The Asian crisis would have no impact whatsoever on the timing of the launch of economic and monetary union because Europe has remained a haven of "cohesion and stability" from the outset, Yves Thibault de Silguy, the European monetary affairs commissioner said.
But only three months away from the crucial decisions on which countries will be admitted to the first wave of monetary union, the Commission is now turning its attention for the first time to the public. "The indications we have are that there is a very low level of information out there, even in those member states where a majority of people consider Emu a good thing," admitted a spokesman.
But while the Commission now believes it is time to hit the living rooms of Europe (television and radio advertisements should start soon, the Commission advises) it is being careful to avoid a Big Brother approach.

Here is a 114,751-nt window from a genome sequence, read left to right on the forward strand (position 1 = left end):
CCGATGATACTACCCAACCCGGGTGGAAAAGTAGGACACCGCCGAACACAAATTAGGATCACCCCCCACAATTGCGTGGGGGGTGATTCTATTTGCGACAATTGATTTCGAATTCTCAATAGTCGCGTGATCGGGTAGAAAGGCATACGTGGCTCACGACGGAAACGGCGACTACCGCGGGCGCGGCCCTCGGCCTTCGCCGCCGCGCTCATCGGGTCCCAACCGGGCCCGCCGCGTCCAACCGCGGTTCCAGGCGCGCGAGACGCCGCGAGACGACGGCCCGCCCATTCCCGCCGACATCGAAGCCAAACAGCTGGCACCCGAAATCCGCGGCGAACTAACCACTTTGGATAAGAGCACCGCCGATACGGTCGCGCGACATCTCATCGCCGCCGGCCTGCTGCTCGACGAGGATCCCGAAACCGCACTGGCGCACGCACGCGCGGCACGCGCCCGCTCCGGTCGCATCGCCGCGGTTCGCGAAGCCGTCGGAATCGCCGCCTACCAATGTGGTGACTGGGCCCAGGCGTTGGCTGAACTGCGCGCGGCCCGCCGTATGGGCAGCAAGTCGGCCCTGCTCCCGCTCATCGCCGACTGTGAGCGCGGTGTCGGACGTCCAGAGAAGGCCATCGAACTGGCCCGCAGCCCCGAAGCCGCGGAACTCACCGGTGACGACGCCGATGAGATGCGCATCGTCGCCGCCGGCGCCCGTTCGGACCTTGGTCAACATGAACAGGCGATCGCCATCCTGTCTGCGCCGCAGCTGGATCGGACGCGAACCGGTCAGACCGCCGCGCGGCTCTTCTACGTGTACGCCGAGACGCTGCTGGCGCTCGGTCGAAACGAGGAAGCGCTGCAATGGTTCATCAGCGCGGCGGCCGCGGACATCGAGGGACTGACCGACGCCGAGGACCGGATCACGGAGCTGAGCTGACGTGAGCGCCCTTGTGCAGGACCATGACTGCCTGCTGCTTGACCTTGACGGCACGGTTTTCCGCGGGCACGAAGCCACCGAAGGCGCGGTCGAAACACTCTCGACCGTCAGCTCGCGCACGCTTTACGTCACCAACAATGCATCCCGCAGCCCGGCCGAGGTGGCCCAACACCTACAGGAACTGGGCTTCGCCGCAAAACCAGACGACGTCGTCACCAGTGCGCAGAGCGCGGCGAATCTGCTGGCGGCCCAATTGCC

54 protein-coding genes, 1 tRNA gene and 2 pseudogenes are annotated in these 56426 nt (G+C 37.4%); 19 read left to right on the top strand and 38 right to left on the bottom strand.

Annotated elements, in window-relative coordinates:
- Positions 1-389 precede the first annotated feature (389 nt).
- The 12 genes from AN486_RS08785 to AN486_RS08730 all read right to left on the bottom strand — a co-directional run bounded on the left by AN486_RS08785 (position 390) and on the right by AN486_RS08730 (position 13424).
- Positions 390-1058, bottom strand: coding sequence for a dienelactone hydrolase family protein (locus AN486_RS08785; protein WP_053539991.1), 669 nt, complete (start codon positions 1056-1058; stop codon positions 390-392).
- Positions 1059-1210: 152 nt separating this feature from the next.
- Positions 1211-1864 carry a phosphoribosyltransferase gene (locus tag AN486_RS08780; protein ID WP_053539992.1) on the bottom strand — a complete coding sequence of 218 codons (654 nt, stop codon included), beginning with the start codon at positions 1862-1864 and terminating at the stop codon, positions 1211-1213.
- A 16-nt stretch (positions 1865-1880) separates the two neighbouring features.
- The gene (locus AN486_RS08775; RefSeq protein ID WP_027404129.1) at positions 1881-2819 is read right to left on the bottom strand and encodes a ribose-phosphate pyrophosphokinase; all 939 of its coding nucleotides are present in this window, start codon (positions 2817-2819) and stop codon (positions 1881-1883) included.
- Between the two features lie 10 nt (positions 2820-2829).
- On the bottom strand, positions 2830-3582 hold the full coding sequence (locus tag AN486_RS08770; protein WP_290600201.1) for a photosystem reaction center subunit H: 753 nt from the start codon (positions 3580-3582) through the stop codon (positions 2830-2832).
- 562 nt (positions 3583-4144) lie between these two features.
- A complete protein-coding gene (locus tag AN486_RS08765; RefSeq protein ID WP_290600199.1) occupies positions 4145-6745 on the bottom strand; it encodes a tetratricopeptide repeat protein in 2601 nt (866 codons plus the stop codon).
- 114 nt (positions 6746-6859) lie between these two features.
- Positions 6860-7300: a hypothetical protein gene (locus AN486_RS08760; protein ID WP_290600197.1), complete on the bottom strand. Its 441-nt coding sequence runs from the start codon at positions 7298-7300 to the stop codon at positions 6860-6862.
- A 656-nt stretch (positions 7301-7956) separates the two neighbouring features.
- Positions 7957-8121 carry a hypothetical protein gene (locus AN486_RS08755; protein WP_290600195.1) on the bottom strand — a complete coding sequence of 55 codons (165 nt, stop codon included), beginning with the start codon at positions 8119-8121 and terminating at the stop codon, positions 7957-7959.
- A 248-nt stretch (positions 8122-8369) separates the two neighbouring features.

But there is scepticism that the sums of money being earmarked for the campaign, around pounds 20m this year and pounds 25m in 1999, are too meagre given the enormous challenge of selling the Euro. Officials concede it would not measure up to even a fraction of the annual Coca-Cola marketing budget but say they expect member states to stump up at least the same amounts nationally.
What about the people of Britain, Sweden, Denmark and Greece who will not be in at the start? Governments in these countries are being warned "to contemplate preparing specific messages for their citizens".Reuse content